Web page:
The union whose strike led to the bankruptcy of Hostess last year has just been awarded government benefits from a program few qualify for.
Last year, the Bakery, Confectionery, Tobacco Workers and Grain Millers International Union refused to accept concessions that would have kept Hostess in business. The company had tried to cut costs as it faced high labor expenses, rising ingredient costs, and decreasing sales. The Teamsters union accepted the concessions, but the Bakery union would not, choosing to strike. Unable to continue operating, Hostess filed for bankruptcy.
Now those who helped bring down an American icon will receive generous, taxpayer-funded benefits from the Trade Adjustment Assistance (TAA) program. These generous benefits come in addition to existing unemployment insurance, job placement, and job training programs. TAA benefits include:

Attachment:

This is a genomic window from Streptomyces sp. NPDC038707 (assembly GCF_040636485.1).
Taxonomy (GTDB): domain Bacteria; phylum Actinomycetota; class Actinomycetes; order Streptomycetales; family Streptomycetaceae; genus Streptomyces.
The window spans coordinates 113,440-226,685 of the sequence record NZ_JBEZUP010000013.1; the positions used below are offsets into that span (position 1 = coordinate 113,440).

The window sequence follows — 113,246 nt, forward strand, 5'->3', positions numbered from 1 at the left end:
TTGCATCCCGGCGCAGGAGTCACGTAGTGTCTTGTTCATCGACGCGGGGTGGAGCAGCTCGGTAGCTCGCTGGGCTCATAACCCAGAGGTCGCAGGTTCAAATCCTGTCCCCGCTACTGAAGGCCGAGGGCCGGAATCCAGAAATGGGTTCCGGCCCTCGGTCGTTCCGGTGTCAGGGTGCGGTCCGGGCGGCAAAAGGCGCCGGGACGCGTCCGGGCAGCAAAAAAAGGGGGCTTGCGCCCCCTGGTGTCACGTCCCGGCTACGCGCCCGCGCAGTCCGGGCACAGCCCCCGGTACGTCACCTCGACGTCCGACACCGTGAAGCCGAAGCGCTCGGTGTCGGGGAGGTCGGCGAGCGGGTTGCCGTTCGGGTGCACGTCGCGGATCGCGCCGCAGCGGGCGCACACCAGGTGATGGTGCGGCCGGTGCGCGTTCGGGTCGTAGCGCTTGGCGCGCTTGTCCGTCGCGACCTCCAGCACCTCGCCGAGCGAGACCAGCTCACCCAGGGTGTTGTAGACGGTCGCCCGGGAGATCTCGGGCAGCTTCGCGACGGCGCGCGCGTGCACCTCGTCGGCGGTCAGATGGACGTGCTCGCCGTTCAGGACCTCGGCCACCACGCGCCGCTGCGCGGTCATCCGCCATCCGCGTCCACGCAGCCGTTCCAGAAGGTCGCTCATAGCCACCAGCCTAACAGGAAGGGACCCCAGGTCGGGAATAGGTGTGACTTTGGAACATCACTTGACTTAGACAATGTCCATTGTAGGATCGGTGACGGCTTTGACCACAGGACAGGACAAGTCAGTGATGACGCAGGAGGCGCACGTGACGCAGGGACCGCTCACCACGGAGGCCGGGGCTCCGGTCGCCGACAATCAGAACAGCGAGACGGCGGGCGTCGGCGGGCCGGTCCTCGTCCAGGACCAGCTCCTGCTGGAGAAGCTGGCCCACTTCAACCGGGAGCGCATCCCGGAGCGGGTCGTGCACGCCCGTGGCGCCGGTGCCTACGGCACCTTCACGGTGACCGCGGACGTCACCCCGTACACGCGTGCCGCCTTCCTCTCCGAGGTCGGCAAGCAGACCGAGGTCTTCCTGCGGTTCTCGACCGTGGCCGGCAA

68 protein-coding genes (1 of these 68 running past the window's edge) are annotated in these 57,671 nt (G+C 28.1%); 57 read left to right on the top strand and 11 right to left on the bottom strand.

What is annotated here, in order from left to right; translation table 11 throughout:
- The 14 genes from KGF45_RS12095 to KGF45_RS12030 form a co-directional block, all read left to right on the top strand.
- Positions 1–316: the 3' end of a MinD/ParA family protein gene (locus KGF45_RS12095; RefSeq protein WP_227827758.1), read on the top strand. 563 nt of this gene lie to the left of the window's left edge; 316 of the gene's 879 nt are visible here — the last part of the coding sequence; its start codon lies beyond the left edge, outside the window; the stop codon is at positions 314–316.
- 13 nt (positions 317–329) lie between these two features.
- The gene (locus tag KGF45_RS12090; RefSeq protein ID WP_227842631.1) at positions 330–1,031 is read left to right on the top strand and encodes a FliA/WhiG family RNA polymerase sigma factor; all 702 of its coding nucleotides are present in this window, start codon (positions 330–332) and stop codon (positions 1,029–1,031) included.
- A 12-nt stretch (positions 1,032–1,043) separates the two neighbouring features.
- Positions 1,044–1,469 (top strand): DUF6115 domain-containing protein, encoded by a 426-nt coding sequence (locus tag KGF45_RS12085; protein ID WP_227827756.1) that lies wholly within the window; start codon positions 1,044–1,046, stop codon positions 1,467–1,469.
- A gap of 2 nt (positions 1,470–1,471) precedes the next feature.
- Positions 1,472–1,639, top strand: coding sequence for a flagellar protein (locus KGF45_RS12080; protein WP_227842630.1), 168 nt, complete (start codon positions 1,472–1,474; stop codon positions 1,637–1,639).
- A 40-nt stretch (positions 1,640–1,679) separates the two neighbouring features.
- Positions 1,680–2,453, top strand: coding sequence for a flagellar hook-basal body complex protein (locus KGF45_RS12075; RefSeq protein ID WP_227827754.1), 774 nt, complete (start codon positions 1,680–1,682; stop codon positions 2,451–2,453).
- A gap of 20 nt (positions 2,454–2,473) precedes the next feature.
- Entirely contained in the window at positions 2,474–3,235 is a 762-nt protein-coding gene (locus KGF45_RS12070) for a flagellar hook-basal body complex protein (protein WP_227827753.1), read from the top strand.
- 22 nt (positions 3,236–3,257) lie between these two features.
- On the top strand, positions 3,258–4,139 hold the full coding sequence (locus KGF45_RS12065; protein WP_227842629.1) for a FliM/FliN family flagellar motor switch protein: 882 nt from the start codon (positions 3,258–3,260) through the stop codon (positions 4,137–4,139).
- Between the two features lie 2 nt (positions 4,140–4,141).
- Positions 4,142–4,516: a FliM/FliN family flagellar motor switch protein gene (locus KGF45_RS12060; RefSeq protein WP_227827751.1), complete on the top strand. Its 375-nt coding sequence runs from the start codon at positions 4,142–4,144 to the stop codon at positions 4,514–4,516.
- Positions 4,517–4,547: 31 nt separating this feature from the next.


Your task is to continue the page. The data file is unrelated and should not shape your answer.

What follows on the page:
- Up to two years of job training in an approved training program,
- Up to 52 weeks of Trade Readjustment Allowances for workers in job training,
- Job search and relocation allowances,
- A refundable “health care tax credit” that covers 65 percent of a worker’s health insurance premiums in qualifying health plans, and
- A two-year wage insurance program that partly replaces workers’ earnings if they accept lower-paying jobs.
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